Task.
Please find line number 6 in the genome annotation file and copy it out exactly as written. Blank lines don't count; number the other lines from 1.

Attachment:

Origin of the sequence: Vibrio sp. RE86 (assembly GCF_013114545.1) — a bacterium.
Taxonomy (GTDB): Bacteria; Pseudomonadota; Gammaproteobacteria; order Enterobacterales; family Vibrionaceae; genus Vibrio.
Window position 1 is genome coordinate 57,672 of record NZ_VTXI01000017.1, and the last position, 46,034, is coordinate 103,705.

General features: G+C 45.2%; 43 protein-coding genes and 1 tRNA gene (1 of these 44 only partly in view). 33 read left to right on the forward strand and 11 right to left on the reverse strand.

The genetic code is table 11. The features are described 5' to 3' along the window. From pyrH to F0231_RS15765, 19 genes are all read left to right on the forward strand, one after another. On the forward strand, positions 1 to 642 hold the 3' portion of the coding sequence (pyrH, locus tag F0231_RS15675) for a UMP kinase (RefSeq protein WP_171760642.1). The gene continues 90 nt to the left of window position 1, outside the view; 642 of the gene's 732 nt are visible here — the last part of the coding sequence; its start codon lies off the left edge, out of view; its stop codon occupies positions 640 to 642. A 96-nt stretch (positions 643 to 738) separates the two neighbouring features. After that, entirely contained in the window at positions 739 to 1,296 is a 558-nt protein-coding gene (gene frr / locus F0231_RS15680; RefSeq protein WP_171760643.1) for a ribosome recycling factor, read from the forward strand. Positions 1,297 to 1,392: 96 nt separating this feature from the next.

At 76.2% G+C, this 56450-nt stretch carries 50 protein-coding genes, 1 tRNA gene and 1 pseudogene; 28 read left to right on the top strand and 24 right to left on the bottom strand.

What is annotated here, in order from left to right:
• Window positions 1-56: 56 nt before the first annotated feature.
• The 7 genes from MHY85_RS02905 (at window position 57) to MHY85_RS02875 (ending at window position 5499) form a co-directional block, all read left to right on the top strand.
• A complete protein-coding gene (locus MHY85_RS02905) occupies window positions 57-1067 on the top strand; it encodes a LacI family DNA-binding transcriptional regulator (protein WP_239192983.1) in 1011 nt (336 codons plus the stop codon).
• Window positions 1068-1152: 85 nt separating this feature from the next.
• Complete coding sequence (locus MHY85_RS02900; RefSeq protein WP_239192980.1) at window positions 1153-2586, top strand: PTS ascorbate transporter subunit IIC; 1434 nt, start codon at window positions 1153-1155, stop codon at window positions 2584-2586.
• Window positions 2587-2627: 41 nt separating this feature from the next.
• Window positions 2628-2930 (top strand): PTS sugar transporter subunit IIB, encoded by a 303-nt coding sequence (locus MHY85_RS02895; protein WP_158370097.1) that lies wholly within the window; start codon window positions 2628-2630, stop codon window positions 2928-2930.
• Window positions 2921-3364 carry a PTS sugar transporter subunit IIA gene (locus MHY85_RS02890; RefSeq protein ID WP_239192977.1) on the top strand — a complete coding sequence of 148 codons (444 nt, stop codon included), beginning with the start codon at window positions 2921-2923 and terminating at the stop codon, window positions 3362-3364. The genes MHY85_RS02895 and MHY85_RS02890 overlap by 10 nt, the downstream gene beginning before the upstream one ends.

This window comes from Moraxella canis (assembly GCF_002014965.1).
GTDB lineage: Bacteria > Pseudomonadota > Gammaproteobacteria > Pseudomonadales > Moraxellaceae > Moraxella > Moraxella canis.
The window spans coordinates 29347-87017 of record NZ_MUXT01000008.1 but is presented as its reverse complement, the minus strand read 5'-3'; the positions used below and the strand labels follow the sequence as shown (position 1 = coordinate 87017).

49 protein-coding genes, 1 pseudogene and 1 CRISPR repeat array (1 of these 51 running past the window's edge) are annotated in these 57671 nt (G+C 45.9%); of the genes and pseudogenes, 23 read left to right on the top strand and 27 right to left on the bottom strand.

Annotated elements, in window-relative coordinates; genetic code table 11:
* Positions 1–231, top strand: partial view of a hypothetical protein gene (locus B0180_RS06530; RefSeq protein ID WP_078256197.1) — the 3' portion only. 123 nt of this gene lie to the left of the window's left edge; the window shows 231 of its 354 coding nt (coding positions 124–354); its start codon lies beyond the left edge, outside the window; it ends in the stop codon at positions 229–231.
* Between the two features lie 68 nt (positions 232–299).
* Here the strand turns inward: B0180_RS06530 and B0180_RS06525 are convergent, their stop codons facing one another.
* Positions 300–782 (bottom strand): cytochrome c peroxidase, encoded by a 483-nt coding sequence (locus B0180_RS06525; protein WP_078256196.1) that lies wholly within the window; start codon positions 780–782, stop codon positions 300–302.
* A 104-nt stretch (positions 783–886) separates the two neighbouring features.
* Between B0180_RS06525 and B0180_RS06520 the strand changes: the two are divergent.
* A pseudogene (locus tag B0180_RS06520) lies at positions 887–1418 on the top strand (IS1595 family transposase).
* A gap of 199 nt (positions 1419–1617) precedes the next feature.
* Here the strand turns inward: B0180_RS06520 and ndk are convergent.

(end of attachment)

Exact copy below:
At 76.2% G+C, this 56450-nt stretch carries 50 protein-coding genes, 1 tRNA gene and 1 pseudogene; 28 read left to right on the top strand and 24 right to left on the bottom strand.